“Never would’a guessed the city guard were mummers too,” a smirk graced the edge of his full, chapped lips.
“Glad ye liked it, thief,” Arhan’s attempt to provoke them fell on deaf ears. The battered lip started up and opened the jail cell. Arhan cautiously took a few steps back, unsure of what they were planning to do with him. Escaping had already crossed his mind, but it wouldn’t be breezy. The men had already come to study his face long enough for him not to be able to disappear easily and avoid recapture. But how had they known he was cheating? And had he earned a few nights in lockup just for that? His mind was abuzz with questions as the paunch exited his line of sight for a moment and came back holding a bucketful of water.
“Wait,” Arhan exclaimed but it was to no avail. The paunch casually sauntered in and drenched him. The water was ice cold and the chill that shot through him worsened his headache. He shivered and cursed, shooting daggers out of his eyes as the paunch burst into laughter and the battered lip joined in merrily.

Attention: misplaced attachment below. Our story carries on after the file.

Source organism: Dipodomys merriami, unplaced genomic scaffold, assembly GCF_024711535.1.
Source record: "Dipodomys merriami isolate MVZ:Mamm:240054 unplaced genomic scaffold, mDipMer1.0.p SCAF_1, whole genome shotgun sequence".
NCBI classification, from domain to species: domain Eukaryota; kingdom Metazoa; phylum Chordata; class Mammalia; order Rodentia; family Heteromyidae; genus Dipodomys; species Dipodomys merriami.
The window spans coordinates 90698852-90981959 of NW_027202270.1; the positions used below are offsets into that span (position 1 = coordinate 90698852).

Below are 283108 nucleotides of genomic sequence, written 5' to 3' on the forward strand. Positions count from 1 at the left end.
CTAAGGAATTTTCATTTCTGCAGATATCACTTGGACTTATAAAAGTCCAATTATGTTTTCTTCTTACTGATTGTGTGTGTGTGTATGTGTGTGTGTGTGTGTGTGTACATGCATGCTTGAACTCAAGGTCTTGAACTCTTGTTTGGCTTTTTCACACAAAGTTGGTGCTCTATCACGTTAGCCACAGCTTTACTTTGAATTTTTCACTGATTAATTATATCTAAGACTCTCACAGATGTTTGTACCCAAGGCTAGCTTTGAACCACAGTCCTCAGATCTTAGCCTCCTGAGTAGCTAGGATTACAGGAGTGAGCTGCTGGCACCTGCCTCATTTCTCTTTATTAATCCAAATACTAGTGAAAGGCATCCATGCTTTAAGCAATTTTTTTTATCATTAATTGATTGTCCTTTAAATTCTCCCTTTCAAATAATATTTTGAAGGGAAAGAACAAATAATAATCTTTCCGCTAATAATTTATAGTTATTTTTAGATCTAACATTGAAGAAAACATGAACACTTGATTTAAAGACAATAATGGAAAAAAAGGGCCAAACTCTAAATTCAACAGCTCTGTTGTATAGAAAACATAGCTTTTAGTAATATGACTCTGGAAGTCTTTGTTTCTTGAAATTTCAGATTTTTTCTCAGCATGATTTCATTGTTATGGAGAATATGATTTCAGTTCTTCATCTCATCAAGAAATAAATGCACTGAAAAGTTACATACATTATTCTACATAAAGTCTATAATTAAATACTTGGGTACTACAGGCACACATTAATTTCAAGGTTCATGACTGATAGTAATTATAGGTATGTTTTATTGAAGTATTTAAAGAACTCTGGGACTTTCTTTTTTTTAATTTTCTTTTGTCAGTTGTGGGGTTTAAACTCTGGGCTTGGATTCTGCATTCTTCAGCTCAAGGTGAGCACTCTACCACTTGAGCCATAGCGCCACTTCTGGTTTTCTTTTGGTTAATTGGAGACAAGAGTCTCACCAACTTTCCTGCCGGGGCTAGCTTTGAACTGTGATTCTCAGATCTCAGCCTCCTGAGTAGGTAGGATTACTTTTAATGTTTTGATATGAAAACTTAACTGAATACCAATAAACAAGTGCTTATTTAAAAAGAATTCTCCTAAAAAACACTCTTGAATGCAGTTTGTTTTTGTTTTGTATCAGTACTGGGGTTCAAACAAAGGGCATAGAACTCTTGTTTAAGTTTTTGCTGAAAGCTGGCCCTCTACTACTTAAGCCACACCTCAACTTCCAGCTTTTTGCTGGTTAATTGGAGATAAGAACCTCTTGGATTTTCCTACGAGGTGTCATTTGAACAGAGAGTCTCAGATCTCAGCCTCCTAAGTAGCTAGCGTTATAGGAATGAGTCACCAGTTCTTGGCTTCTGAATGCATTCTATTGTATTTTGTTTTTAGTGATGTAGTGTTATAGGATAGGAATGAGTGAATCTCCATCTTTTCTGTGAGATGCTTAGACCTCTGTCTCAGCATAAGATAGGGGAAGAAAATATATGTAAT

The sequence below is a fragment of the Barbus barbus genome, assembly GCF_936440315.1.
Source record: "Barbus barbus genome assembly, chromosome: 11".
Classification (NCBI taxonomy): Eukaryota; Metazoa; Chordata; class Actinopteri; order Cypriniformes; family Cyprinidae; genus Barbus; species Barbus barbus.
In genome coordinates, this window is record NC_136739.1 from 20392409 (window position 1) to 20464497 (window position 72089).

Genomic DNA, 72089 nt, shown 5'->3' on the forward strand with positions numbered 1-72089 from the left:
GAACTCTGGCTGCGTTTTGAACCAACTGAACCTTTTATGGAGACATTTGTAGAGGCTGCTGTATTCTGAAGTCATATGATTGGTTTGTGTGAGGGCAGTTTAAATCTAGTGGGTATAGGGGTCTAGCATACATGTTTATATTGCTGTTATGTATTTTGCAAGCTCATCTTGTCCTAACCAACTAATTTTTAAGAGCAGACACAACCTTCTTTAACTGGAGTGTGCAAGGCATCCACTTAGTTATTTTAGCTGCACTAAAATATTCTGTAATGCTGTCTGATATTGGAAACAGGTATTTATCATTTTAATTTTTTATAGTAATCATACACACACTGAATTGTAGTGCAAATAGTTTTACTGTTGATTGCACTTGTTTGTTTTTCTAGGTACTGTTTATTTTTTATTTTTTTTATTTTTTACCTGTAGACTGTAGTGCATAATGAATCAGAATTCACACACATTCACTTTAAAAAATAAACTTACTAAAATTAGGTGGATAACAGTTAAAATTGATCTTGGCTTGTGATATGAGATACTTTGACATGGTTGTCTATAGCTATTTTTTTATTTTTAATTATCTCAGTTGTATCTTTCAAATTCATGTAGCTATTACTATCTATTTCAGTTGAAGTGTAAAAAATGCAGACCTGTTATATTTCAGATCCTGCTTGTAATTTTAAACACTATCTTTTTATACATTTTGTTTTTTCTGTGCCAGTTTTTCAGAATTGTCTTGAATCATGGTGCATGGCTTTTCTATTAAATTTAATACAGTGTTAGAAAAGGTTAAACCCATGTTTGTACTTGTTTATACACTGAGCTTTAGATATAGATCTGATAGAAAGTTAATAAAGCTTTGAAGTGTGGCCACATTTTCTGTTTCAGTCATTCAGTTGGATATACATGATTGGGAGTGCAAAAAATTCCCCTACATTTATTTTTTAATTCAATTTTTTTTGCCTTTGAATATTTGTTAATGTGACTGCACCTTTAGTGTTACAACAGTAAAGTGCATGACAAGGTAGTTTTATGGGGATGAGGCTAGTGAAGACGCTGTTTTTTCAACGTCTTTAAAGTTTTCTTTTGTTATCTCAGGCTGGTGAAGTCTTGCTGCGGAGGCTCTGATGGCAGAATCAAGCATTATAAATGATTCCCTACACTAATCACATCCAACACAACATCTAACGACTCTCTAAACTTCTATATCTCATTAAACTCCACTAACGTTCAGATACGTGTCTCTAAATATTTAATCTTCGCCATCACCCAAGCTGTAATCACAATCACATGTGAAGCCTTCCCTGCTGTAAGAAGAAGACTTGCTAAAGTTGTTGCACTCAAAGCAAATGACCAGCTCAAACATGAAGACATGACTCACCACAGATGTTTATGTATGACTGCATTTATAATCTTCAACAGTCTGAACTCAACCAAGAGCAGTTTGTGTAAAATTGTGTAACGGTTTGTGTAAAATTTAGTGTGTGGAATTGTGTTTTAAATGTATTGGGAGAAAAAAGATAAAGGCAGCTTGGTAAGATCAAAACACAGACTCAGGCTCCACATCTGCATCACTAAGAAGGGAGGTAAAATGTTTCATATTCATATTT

"Can't go before the Lord smellin' like horse shit," one of them said, as the other grabbed him by the arm and yanked him to unwillfully follow.
"Ou, can't ye be more gentle... and what ar'ye sayin'? What Lord? I thought you'd cuffed me in, ye brutes," Arhan protested trying to squirm his way out of the man's tight grip.
"The Lord of Islesbury, ye lil' prick." The paunch slapped the back of his head, "he's got a job for ye."
It had dawned on him then that he was many a stone's throw away from Agras, the heart of Olitaea. Yet, instead of wondering what might happen to him next, as one thief should, all he could think about was whether or not Gavin had even noticed he had gone without saying farewell.